Even in India’s political circus, with its myriad permutations, combinations and ‘adjustments’, the switch of chief ministers in Jharkhand is not common. But it is not uncommon either.

Champai Soren had taken over as the Jharkhand CM on February 2, ahead of the arrest of sitting CM Hemant Soren in a money laundering case by the Enforcement Directorate. On Wednesday, came the news that Hemant was set to return as CM, with the Jharkhand Mukti Morcha legislature party electing him as its leader. Champai resigned as CM soon after, while Hemant met the Governor to stake claim.

Champai, 67, thus joined the ranks of others before him who ended up serving as “stop-gap” CMs as their leaders stepped away for some reason for the other, but mostly due to legal complications.

Inevitably, these examples involve regional parties, where the party chief also heads its legislature unit. Almost always, the return of the party supremo has caused some heartburn and instability.

Rabri Devi

The first time a sitting CM picked someone unexpected to replace him was Lalu Prasad. Forced to resign following an arrest warrant against him in the fodder scam case on July 25, 1997, Lalu resigned but picked his wife Rabri Devi, who till then had stayed away from political life, as his replacement. Rabri stayed in the post till President’s rule was imposed in the state in 1999.

Festive offer

While Lalu had been released from jail on bail by then, with other cases ongoing against him, Rabri continued and resumed office next year after President’s rule was revoked. Not just that, in the next Assembly polls, Rabri was the face of the party, and went on to remain CM till 2005, after which JD(U) leader Nitish Kumar’s reign began.

Rabri very much stayed on in the RJD and Bihar Assembly politics after that, with Lalu facing imprisonment and illness. Now, the turn of her younger son Tejashwi Yadav has begun, although she holds enough clout to ensure that the elder one, Tej Pratap Yadav, isn’t completely sidelined.

O Panneerselvam

When the AIADMK-led alliance returned to power in Tamil Nadu in 2001, the Supreme Court ruled that party supremo J Jayalalithaa could not assume office due to an ongoing disproportionate assets case against her. She went on to appoint her close confidant O Panneerselvam (OPS) as the CM. But, once the apex court overturned Jayalalithaa’s conviction and sentence in the case, OPS faithfully resigned, and “Amma” was sworn in as CM for the third time.

This sequence of events was repeated in 2014, after Jayalalitha had to step down as CM in September following conviction in the disproportionate assets case. Once again, OPS was entrusted with the responsibility of the chair.

After the Karnataka High Court acquitted Jayalalithaa in the DA case in May 2015, he again resigned to let the AIADMK supremo get sworn into office.

OPS would get another shot at power in December 2016, after Jayalalithaa’s death following prolonged illness. Within hours, her close aide Sasikala put together an alternative government with OPS as CM. But within two months, following fractures in the AIADMK, the party selected E Palaniswami to replace OPS as CM.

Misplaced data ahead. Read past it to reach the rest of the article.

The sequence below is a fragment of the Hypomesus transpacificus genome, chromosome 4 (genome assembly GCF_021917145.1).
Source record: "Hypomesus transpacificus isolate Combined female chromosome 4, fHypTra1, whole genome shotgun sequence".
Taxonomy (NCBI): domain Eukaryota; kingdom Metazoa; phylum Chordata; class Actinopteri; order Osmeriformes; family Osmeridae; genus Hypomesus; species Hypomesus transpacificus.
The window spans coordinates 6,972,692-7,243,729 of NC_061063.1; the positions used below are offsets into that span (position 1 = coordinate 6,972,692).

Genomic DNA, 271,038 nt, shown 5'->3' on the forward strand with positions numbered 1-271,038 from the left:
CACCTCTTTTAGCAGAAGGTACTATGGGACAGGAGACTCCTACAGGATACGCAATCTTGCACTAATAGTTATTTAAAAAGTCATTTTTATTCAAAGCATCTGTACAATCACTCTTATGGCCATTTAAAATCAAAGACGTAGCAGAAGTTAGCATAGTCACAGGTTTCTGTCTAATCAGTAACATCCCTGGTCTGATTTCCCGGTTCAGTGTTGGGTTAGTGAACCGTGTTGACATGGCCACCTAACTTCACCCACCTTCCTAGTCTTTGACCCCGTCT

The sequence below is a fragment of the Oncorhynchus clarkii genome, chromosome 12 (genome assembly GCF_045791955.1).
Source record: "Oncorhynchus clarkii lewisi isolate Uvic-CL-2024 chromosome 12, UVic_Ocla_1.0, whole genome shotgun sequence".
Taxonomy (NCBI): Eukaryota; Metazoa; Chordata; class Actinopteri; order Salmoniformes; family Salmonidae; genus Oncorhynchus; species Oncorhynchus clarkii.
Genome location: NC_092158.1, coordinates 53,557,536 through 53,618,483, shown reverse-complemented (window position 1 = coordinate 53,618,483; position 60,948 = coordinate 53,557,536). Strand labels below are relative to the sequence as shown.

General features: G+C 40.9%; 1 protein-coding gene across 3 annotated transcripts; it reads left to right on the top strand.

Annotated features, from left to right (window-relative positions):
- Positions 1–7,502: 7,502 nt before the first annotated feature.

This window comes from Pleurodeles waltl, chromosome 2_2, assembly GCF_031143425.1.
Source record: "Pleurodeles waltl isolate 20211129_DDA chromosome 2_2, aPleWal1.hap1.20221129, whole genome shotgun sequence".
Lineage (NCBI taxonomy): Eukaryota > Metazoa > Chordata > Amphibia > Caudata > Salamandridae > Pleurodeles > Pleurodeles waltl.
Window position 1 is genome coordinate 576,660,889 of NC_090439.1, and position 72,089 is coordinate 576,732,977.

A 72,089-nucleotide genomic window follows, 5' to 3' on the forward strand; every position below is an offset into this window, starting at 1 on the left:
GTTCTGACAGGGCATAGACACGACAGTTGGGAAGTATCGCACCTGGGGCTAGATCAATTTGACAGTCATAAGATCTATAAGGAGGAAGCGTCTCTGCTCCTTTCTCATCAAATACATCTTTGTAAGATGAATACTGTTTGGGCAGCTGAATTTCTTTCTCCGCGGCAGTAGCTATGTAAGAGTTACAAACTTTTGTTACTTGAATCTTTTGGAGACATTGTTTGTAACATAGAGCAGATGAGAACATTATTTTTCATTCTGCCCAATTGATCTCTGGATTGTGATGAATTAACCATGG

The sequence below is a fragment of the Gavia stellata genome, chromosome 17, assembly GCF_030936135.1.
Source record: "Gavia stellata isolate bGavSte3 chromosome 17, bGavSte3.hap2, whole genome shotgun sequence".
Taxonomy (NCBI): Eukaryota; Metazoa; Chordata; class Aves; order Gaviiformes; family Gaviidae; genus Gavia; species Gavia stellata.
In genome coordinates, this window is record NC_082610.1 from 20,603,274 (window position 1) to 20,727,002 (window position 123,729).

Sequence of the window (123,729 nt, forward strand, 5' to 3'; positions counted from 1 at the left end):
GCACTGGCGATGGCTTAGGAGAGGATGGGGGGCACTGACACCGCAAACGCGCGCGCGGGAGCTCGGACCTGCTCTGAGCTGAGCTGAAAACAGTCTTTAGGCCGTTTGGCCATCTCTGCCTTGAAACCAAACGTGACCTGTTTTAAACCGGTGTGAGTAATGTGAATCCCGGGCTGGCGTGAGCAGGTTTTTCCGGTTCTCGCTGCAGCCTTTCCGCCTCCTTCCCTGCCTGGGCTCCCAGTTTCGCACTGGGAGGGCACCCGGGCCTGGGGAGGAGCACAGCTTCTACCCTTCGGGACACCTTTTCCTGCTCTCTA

OPS would never get the CM chair again, and now finds himself expelled from the AIADMK after a failed rebellion against Palaniswami. In the recent Lok Sabha elections, which his small group of followers fought in alliance with the BJP, OPS lost from Ramanathapuram.

Jitan Ram Manjhi

Long before Jitan Ram Manjhi had launched his Hindustan Awam Morcha-Secular (HAM-S) party, he was known as an acolyte of JD(U) supremo Nitish Kumar. After the JD(U) performed poorly in the 2014 Lok Sabha elections, sitting Bihar CM Nitish Kumar unexpectedly resigned, taking responsibility for the results, and in another surprise, installed Manjhi, a Dalit leader and the SC-ST Welfare Minister in his previous government, as his replacement.

Nitish picked Manjhi despite the latter having himself lost in the Lok Sabha polls, coming third in Gaya. Leader of the Opposition Sushil Kumar Modi of the BJP called Manjhi a “dummy CM”, in response to which Manjhi claimed he was “no rubber stamp”.

With the JD(U) exiting the BJP-led NDA, and some JD(U) MLAs deserting, the possibility of the Manjhi government clearing a trust vote in the state Assembly looked difficult. But it survived after the RJD and Congress provided outside support.

However, the drama was hardly over. Ten months later, with the storm over the JD(U)’s Lok Sabha performance having blown over, Nitish asked Manjhi to resign to make way for his return as the CM. But, in a setback for Nitish, Manjhi refused, leading to his expulsion from the JD(U). The Governor then asked Manjhi to seek a vote of confidence, and the BJP offered his government support, sensing an opportunity for itself. However, Manjhi chose to resign and went on to launch his own party, the HAM-S, which promptly joined the BJP-led NDA.

After several shifts in alignment, the HAM-S fought the recent Lok Sabha polls under the NDA umbrella, including the JD(U). It won one seat.

Champai Soren

Champai has been a long-time JMM hand, known as the “Tiger of Kolhan (for his hold on the region he belongs to)” and as a trusted lieutenant of JMM president and Hemant Soren’s father Shibu during the fight for a separate state of Jharkhand in the 1990s. As Hemant faced arrest by the ED in the alleged land scam case in January this year, it was Champai he turned to as replacement.

But, within days of the Jharkhand High Court granting Hemant bail last week, Hemant nudged an unwilling Champai out. Sources told The Indian Express how Champai questioned the need for “hurry” in replacing him, and pointed out that the relief to Hemant was not permanent.

For now, Champai seems to have been placated, but with Assembly elections near, the JMM will be wary of any fallout in its support base.